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Toronto Blue Jays fielder Travis Snider throws to a teammate during practice at their MLB American League spring training facility in Dunedin, Florida, February 21, 2012. (MIKE CASSESE/REUTERS)
Toronto Blue Jays fielder Travis Snider throws to a teammate during practice at their MLB American League spring training facility in Dunedin, Florida, February 21, 2012. (MIKE CASSESE/REUTERS)

Pair of Blue Jays battle for left field Add to ...

One retired to his garage that he converted into a makeshift gym, complete with barbells, kettle bells, balance disk and other implements of self-imposed torture to sculpt a body that already seemed in pretty fine fettle.

The other returned to his home in the idyllic Pacific Northwest, where he donned a backpack and escaped deep into the mountainside on a camping trip for some serious soul searching about his baseball past and future.

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Travis Snider and Eric Thames are teammates on the Toronto Blue Jays, both young, left-handed hitters who arrive at spring training intent on winning the starting left-fielder’s job.

Both adopted different strategies to prepare themselves for what is shaping up to be the most hotly contested competition at the Blue Jays camp. Both are confident in the path they have chosen to achieve success.

“I look at Travis and I respect him as a ballplayer. But he’s competition,” Thames told The Globe and Mail during an interview Wednesday. “He’s a great person off the field and on the field as well. But it’s just one of those things where may the best man win.”

Thames, 25, is a year older than Snider, his more well-known rival whose major-league career has been a seemingly never-ending roller-coaster ride since the Blue Jays made him their first-round pick (14th overall) in the 2006 draft.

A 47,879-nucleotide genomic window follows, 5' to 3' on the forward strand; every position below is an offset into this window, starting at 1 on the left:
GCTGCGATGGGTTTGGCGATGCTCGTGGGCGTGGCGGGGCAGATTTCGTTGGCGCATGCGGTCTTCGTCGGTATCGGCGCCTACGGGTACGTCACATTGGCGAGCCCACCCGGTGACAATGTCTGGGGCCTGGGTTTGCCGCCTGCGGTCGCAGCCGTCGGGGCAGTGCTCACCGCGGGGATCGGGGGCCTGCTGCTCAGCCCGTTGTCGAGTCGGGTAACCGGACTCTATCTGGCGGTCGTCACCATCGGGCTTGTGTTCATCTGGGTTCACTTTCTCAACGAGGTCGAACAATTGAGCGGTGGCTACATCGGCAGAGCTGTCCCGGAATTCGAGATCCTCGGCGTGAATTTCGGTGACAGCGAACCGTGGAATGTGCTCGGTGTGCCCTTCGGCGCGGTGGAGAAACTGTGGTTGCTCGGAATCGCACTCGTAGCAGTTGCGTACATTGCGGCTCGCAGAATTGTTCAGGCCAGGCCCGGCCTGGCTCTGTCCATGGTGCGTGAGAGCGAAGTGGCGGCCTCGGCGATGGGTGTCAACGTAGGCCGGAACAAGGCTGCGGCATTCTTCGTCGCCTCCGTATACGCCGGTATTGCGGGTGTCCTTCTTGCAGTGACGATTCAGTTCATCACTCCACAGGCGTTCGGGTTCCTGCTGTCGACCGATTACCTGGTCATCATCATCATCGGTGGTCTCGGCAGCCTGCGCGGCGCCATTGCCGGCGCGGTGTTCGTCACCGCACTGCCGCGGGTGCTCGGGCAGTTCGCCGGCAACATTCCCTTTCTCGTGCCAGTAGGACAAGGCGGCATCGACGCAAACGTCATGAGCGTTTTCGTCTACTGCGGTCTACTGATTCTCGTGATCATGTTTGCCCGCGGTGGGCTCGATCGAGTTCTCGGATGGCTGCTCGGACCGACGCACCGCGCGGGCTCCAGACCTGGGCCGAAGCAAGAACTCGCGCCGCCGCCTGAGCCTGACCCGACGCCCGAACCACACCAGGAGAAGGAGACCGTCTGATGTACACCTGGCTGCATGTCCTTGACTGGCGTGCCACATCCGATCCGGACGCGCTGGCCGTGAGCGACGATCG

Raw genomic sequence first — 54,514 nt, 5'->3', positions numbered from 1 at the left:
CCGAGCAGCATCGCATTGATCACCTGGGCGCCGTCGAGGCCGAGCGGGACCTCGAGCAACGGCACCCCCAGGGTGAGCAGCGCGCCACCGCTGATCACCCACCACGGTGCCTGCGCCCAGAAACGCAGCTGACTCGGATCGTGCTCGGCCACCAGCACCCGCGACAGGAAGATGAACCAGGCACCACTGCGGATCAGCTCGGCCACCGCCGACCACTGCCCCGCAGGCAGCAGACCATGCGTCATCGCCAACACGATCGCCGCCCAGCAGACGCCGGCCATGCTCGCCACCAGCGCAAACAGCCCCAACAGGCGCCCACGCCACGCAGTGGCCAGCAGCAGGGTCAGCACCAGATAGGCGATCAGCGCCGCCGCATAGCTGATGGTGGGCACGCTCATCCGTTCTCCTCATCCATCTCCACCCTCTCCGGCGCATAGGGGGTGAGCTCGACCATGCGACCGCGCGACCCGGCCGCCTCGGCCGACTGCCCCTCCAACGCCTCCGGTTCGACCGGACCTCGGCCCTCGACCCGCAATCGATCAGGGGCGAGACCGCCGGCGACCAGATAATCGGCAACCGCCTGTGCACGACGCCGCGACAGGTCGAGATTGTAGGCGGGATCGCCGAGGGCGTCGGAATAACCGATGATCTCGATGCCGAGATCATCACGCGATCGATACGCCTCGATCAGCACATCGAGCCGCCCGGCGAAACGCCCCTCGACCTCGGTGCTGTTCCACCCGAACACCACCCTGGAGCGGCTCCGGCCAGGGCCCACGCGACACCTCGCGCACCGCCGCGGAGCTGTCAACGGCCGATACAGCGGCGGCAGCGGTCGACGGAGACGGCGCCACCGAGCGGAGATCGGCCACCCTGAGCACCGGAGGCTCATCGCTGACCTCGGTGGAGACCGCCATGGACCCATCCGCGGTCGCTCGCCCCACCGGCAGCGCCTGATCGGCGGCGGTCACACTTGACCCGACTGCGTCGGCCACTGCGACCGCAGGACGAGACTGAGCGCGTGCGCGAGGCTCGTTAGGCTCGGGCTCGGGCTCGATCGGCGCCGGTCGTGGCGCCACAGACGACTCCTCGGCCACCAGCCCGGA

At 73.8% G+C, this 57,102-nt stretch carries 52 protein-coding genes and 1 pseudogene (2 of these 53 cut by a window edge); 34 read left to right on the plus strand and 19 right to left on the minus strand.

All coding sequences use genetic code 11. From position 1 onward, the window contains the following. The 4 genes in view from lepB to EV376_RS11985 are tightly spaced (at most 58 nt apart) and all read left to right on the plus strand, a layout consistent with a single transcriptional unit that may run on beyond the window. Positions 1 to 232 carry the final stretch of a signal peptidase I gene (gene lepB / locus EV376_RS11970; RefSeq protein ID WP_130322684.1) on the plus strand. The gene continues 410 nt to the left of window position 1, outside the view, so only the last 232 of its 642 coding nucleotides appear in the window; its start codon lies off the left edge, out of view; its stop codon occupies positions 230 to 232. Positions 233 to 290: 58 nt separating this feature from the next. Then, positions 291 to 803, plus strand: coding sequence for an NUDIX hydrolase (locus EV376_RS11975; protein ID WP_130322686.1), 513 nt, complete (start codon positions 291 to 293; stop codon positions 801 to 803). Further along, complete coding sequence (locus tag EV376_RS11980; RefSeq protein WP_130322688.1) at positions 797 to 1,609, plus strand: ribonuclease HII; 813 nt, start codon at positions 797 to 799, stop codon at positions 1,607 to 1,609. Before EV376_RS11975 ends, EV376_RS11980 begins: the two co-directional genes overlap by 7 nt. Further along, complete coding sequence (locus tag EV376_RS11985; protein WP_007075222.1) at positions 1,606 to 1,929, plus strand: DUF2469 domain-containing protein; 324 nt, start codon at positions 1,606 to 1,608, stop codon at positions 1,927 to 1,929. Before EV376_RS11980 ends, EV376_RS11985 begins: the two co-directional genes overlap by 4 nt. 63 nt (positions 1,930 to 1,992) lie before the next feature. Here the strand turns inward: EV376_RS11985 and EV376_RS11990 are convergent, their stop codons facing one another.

This is Snider’s fifth training camp with the Blue Jays, and he has yet to play a full season with both injuries and the inability to consistently hit big-league pitching crimping his progress.

Last season, Snider made the team out of spring training, but a month later found himself back in Triple-A to rebuild a power swing that had turned mostly limp. His season was shut down for good on Aug. 21, 2011, after suffering tendinitis in his right wrist.

There have been whispers that this camp could be Snider’s last shot at proving himself major-league worthy, but it is an assumption manager John Farrell adamantly denies.

“He’s got a multiskill set,” Farrell said. “As Travis has come up and done very well, it’s been the consistency of that production that has been somewhat elusive.”

After the early end to his 2011 season, Snider returned home in Washington to “decompress.” That included getting together with family and old friends he hadn’t spent time with in a while – people he regards as his support group away from the baseball field.

It also meant donning a backpack, grabbing a tent and hiking into the mountains for a couple of days. “Really just get out away from cellphones and the Internet and all that kind of stuff and spend some time with some quality people and enjoy the ambience of the mountains,” Snider described his escape.

He realized he was letting thoughts about past struggles start to creep into his mind, which, Snider said, was affecting his play.

“The greatest athletes in the world, they have that fire, they have that competitive spirit and there’s not a doubt in their mind,” he said, adding he plans on only accentuating the positive in his game this season.

Thames, who started last season in Triple-A, made his major-league debut with the Blue Jays on May 18. He wound up starting 52 games in left field, more than any other player, hitting .262 with 12 home runs and 37 runs batted in.

After getting a taste of the big leagues, Thames said he went home to San Jose, where he went to work in his makeshift gym to get stronger.

“I know I want to have a career up here,” he said. “I don’t want to be a guy that just came up for a little bit and now is working at McDonald’s or something like that.”

Thames, whose bulging biceps threatened the integrity of the short-sleeved shirt he was wearing Wednesday, said working out alone in a garage, with heavy metal music pumping out over the stereo, can have its advantages.

“The good thing about the garage and working out alone, you can take off your shirt and just like scream, and nobody will judge you,” he said.

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